Promoting inclusion in the classroom is crucial for creating an equitable, safe learning environment for all students. The good news is that intentional inclusion is instrumental to being trauma-informed. The key lies within the Circle of Courage. This model for positive youth development provides four critical areas to explore, but for now let’s focus on the universal need of generosity. By focusing on and practicing generosity, we can create a more inclusive classroom, where students feel a sense of belonging, can gain mastery over the material and develop independence. In this blog post, we will explore how incorporating acts of generosity in the classroom can promote a more inclusive environment for all students.
Strategies for inclusion and generosity in the classroom
Effective efforts to teach generosity don’t need to be grand or complicated. When properly structured and monitored by teachers, it can be as simple as everyday group work! Help your students enrich their sense of generosity with these fun activities:
- Collaborative Learning: Create small groups of students with diverse backgrounds (which can be as simple as their background in your classroom—what skills can you pair/group together who don’t normally interact to accomplish a challenge together?) Encourage students to share their unique perspectives and skills, and to rely on one another for support. Provide an opportunity for groups to share what they appreciated about what others brought to their team.
- Random Acts of Kindness Challenge: Encourage students to perform random acts of kindness towards their classmates, such as leaving a positive note on a classmate's desk, offering to help a struggling student with their work, or sharing materials with someone who forgot theirs at home. Students should be intentional about helping those who they don’t regularly play or study with. Have students reflect on the impact of their actions and discuss as a class how these small acts of generosity can promote a culture of inclusion and belonging in the classroom.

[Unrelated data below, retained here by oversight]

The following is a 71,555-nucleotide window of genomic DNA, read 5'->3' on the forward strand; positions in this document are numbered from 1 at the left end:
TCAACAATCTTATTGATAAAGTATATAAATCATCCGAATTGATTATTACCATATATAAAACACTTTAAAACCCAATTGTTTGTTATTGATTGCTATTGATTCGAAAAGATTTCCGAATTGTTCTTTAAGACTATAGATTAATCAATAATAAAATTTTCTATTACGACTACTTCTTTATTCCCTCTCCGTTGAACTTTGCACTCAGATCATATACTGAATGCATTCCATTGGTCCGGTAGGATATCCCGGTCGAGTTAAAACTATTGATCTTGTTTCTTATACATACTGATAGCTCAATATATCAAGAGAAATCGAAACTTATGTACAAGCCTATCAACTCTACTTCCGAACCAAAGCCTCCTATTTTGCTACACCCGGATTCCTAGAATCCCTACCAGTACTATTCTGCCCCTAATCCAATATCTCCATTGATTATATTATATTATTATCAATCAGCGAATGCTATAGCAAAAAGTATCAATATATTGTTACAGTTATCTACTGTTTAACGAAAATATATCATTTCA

- Generosity Day: Set a day of the week where students can come in and share something with their classmates, it can be an item or a skill. Incorporating items/skills important to family traditions or cultural background can help further promote inclusion. Exit notes for the day can challenge students to celebrate their favorite contribution and what they learned about their fellow student who presented it.
- Empathetic Icebreakers: A tried and true staple throughout classrooms, icebreakers are fun—and can be powerful tools for connection. Challenge your students by designing your icebreaking topics around opportunities for inclusion. From familial trivia to hopes and dreams for their futures, these icebreaker discussions can peel back guarded layers of students to celebrate their true selves with their peers. As students get to know each other better, the icebreakers can shift to challenge students to seek out and compliment students for their uniqueness or perhaps what they’ve noticed that student does well.
- READ!: There are thousands of age-appropriate books to help students be more sensitive about their classmates’ lived experiences. A quick Google search for “books to teach diversity and generosity” is a great starting point.
No matter the activity, it’s critical that teachers set up their students for success. Use your knowledge of each kid that the rest of the class might not have that will help celebrate their skillset. Afterward, always be intentional about debriefing activities to gauge what impact these activities might have on your class and adjust moving forward.
What other activities do you find help students explore their sense of generosity through an inclusive lens? No matter your approach, the first step should always be the bond formed between the teacher and every student. You can learn more about breaking down barriers to learning and relationships through 10 Steps to Create a Trauma-Informed Resilient School.